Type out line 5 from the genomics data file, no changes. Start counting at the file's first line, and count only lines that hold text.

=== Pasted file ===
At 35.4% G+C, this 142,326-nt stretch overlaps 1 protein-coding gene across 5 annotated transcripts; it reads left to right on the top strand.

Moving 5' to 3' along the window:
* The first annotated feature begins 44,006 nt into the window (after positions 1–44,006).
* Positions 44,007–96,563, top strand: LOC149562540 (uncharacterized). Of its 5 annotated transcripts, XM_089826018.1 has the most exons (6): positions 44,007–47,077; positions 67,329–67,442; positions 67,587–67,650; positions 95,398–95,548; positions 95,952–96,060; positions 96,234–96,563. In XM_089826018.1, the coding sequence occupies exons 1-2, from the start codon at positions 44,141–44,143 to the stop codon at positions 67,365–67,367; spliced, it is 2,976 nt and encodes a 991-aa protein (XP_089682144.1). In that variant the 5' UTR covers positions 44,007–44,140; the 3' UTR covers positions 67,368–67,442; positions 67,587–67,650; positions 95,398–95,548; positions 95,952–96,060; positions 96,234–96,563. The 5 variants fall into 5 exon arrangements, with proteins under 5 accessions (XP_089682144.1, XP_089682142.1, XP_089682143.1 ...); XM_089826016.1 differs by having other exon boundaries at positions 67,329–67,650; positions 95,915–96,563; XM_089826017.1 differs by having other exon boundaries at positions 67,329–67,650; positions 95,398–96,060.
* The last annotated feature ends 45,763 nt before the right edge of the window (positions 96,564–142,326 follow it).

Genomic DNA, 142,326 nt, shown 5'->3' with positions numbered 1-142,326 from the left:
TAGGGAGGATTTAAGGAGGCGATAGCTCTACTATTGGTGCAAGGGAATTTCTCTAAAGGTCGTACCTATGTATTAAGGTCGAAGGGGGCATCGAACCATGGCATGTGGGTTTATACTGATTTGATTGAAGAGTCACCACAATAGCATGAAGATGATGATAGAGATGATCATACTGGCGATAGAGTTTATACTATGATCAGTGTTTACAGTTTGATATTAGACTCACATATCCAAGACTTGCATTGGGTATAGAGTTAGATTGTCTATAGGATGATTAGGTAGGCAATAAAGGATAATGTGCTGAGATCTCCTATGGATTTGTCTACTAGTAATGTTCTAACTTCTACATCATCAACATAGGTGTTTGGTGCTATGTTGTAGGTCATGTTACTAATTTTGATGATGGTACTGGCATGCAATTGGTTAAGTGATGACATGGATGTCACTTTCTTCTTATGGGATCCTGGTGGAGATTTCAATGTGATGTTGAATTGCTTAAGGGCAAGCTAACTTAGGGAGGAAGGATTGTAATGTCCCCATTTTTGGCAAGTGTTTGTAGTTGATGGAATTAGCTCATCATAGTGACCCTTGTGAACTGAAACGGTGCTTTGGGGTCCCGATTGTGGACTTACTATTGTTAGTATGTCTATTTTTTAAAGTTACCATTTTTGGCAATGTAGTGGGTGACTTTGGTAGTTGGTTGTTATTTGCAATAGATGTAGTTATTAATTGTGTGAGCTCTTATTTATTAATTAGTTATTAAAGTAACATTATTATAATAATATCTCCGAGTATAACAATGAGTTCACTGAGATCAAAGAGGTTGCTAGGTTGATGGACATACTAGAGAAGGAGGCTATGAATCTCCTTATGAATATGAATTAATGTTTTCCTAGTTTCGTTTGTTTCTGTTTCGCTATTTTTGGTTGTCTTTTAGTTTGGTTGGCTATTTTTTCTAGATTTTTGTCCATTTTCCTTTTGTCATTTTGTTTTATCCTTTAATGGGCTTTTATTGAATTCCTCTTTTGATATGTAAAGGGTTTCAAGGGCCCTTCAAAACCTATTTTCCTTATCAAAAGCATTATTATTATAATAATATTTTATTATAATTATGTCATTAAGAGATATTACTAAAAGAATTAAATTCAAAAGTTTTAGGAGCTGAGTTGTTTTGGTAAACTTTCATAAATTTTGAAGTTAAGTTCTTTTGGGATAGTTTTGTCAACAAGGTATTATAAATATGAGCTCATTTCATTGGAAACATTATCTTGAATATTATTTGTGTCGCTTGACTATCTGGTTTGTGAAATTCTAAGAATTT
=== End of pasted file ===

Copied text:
* The last annotated feature ends 45,763 nt before the right edge of the window (positions 96,564–142,326 follow it).